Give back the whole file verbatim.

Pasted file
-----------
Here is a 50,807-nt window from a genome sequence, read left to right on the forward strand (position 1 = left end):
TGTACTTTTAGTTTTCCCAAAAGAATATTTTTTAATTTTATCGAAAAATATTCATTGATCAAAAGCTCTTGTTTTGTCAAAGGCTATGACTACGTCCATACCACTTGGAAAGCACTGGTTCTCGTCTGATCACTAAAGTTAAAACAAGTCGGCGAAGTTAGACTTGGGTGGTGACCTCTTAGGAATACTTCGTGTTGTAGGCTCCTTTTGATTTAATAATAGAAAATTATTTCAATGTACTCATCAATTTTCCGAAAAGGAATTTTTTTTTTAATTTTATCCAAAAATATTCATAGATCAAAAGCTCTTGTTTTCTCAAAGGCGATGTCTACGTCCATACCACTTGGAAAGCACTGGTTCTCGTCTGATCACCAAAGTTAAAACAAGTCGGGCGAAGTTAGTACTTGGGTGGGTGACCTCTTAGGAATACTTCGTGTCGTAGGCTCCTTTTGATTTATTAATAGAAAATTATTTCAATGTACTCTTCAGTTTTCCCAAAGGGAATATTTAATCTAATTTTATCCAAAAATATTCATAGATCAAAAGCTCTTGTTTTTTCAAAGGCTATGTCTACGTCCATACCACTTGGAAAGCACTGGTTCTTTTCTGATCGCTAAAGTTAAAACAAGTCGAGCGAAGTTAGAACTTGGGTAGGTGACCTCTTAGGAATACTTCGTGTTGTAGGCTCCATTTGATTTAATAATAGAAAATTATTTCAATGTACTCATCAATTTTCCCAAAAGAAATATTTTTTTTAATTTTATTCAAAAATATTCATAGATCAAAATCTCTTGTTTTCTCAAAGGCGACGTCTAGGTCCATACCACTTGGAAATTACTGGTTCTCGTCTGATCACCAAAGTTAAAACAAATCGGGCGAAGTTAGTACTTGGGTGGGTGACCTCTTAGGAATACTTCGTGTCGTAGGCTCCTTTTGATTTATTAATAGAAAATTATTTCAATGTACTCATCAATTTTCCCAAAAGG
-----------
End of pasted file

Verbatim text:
Here is a 50,807-nt window from a genome sequence, read left to right on the forward strand (position 1 = left end):
TGTACTTTTAGTTTTCCCAAAAGAATATTTTTTAATTTTATCGAAAAATATTCATTGATCAAAAGCTCTTGTTTTGTCAAAGGCTATGACTACGTCCATACCACTTGGAAAGCACTGGTTCTCGTCTGATCACTAAAGTTAAAACAAGTCGGCGAAGTTAGACTTGGGTGGTGACCTCTTAGGAATACTTCGTGTTGTAGGCTCCTTTTGATTTAATAATAGAAAATTATTTCAATGTACTCATCAATTTTCCGAAAAGGAATTTTTTTTTTAATTTTATCCAAAAATATTCATAGATCAAAAGCTCTTGTTTTCTCAAAGGCGATGTCTACGTCCATACCACTTGGAAAGCACTGGTTCTCGTCTGATCACCAAAGTTAAAACAAGTCGGGCGAAGTTAGTACTTGGGTGGGTGACCTCTTAGGAATACTTCGTGTCGTAGGCTCCTTTTGATTTATTAATAGAAAATTATTTCAATGTACTCTTCAGTTTTCCCAAAGGGAATATTTAATCTAATTTTATCCAAAAATATTCATAGATCAAAAGCTCTTGTTTTTTCAAAGGCTATGTCTACGTCCATACCACTTGGAAAGCACTGGTTCTTTTCTGATCGCTAAAGTTAAAACAAGTCGAGCGAAGTTAGAACTTGGGTAGGTGACCTCTTAGGAATACTTCGTGTTGTAGGCTCCATTTGATTTAATAATAGAAAATTATTTCAATGTACTCATCAATTTTCCCAAAAGAAATATTTTTTTTAATTTTATTCAAAAATATTCATAGATCAAAATCTCTTGTTTTCTCAAAGGCGACGTCTAGGTCCATACCACTTGGAAATTACTGGTTCTCGTCTGATCACCAAAGTTAAAACAAATCGGGCGAAGTTAGTACTTGGGTGGGTGACCTCTTAGGAATACTTCGTGTCGTAGGCTCCTTTTGATTTATTAATAGAAAATTATTTCAATGTACTCATCAATTTTCCCAAAAGG